England is vast. Despite holding about fifty million people, most of the land is still dedicated to farming, and enjoys large exports to the rest of the world.
We complain about the variable weather that always comes with island life, but it gives us acres of fertile soils. From the air, the land looks terraformed: neat rectangles of colour.
Fifty million people is also a huge populace, mostly living in cities. The cities are vast and sprawling, with thousands of years of history behind them. Your local church can be a thousand years old as easily as a hundred. You can travel from town to town, city to city, with barely a break in housing.
An hour’s drive is a good trip. In ten hours, you can cross the country, even the long way. Rail travel is good, expensive and sometimes unreliable, but generally good. Motorway travel is excellent. Speeds are fast, accidents are infrequent.
Wherever you travel, you are surrounded by people. At most, you could be half an hour from people, a few miles from people.
I live in America.
American cities feel like English cities. There’s that mix of all-comers, the blend of cultures thrown together. Buildings, housing, stacked closely together. People rubbing shoulders on the bus.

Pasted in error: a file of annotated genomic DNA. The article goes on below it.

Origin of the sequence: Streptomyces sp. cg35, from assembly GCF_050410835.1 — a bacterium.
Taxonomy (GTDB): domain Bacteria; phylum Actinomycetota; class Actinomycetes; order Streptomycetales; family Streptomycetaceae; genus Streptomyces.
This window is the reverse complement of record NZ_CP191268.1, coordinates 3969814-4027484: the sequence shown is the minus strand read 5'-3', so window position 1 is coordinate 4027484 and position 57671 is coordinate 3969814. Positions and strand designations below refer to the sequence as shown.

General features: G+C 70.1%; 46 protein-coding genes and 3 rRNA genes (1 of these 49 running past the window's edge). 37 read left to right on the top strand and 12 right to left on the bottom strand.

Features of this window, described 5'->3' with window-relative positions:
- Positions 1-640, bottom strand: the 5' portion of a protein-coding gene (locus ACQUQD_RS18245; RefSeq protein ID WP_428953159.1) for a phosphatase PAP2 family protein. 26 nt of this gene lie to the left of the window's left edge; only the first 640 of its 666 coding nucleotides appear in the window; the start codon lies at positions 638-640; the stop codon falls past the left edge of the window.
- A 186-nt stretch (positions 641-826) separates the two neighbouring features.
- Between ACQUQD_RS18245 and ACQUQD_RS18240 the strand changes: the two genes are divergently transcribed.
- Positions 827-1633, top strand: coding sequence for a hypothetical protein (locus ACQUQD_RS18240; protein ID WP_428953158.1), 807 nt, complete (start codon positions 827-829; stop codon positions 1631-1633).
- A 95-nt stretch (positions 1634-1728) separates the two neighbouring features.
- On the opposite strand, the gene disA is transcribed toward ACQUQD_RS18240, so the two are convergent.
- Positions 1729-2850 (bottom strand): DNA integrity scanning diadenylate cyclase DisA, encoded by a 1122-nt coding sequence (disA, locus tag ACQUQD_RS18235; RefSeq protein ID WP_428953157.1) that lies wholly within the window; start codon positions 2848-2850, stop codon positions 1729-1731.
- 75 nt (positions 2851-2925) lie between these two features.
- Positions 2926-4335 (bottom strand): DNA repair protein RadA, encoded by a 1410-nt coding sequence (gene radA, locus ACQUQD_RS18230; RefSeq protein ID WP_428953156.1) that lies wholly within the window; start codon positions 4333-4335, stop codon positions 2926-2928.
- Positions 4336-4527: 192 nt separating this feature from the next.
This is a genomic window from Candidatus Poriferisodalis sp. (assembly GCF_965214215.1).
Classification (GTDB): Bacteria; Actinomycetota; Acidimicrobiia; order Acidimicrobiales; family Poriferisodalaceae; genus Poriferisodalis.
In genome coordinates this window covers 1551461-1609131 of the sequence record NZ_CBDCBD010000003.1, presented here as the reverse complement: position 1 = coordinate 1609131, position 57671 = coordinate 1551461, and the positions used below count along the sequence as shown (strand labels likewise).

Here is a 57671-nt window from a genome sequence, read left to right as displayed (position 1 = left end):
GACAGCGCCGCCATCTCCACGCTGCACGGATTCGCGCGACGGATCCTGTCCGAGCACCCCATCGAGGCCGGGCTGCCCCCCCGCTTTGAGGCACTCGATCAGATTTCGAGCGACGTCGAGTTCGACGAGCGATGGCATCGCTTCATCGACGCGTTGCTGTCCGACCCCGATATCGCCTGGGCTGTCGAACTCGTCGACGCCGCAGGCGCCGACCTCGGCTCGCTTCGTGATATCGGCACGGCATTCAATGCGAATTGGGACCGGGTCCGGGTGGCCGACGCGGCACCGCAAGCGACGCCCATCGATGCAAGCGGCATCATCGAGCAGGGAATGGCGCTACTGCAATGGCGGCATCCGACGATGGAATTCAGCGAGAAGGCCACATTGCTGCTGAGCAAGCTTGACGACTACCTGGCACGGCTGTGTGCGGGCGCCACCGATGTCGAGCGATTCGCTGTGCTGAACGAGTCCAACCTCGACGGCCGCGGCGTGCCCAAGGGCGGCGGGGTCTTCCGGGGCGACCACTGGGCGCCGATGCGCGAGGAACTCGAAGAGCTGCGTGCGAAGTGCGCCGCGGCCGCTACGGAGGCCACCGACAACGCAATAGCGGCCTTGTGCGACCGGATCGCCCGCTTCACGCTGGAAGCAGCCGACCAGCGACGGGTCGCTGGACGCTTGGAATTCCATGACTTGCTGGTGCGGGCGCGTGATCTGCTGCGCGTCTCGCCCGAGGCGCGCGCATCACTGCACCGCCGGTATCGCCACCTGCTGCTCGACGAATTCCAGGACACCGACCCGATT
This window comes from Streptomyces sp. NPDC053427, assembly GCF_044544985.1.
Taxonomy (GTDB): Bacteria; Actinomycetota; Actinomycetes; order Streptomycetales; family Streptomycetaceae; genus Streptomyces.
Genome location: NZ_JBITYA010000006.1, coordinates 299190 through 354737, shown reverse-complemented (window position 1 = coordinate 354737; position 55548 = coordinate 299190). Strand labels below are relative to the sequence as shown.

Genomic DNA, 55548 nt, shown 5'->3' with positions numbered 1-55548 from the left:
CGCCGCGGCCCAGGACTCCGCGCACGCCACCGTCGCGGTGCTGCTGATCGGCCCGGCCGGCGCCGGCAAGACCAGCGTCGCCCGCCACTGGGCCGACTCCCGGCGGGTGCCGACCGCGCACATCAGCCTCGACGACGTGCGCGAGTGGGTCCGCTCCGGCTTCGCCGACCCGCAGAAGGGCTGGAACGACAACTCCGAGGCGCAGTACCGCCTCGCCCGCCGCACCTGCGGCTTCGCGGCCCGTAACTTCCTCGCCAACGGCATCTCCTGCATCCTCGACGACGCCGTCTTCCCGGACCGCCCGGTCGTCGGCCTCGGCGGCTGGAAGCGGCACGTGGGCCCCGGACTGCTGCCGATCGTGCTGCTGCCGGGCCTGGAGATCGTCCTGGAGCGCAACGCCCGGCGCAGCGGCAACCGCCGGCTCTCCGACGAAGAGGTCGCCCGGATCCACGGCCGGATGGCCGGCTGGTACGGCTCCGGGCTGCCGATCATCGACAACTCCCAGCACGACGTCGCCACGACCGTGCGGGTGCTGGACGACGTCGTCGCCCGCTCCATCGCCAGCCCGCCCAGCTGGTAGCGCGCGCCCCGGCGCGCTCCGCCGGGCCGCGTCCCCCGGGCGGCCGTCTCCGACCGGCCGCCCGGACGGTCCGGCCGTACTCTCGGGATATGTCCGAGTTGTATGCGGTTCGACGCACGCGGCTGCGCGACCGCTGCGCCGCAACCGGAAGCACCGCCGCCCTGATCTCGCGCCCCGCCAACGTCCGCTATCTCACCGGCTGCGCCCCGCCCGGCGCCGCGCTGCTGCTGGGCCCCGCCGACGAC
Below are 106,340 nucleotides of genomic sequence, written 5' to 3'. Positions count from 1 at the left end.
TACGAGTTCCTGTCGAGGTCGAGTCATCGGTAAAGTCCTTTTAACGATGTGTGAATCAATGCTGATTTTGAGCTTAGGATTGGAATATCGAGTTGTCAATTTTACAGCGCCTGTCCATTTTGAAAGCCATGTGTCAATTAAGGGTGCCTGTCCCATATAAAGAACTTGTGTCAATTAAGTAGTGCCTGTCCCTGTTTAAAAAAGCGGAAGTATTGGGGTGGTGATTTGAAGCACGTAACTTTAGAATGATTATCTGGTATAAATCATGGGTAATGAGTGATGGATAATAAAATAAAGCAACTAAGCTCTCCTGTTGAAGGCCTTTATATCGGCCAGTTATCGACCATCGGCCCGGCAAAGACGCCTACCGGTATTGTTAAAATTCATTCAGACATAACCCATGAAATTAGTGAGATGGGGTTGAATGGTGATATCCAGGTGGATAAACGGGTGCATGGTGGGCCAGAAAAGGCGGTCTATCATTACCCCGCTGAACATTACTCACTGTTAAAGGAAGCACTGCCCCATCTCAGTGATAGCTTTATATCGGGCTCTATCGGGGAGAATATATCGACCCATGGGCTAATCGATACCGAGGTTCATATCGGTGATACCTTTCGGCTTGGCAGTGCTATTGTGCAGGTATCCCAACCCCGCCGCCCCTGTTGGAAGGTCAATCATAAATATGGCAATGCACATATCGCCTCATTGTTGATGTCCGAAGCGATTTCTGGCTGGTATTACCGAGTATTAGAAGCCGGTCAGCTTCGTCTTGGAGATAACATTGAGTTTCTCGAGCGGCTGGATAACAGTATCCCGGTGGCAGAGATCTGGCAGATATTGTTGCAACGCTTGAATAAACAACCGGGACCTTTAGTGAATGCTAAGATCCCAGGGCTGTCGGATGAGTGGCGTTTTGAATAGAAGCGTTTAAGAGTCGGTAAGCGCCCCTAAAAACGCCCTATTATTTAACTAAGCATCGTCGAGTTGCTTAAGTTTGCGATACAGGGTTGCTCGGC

Further out, to the suburbs, there is still very little difference. The houses are generally a little bigger. They’re less likely to fit the upstairs/downstairs template of English life. They’ll have proper garages. They’re made of wood. The urban sprawl surrounds the cities, giving families some breathing space and distance from the bustling city nightlife.
Further out still, there is more difference.
Because America is absolutely, staggeringly, incomprehensibly, mindbendingly vast.
Looking out of the window at the Rockies as you travel here, you can see the breathtaking landscape still raw and scarred, like the surface of Mars. It’s enormous, it’s beautiful, and it’s empty.
Travelling from city to city, it’s easy to forget this. Close the window, close your eyes, and move seamlessly from one identikit airport to the next.
But out there, people live. They live off the land, they live different lives. Farm fields roll over the horizon, without limit. Farmers have planes.
How far can you be from other people? How far can you be from help? How far from the nearest mobile phone tower?
If your family lives on a farm, miles from anywhere, how can you feel safe? Who will be the next person to drive by? If trouble came knocking, how long before anyone came to ask if you are ok?
England has a wonderful position of security.
America is different.
I don’t support the gun lobby. I believe that fewer guns mean fewer deaths. But I’m disappointed in polarity of argument, and the lack of imagination in recent commentary. One should try to see both sides of the picture to find where to draw the line.
I’m not making a point one way or the other. I’m saying: think.
Use your imagination.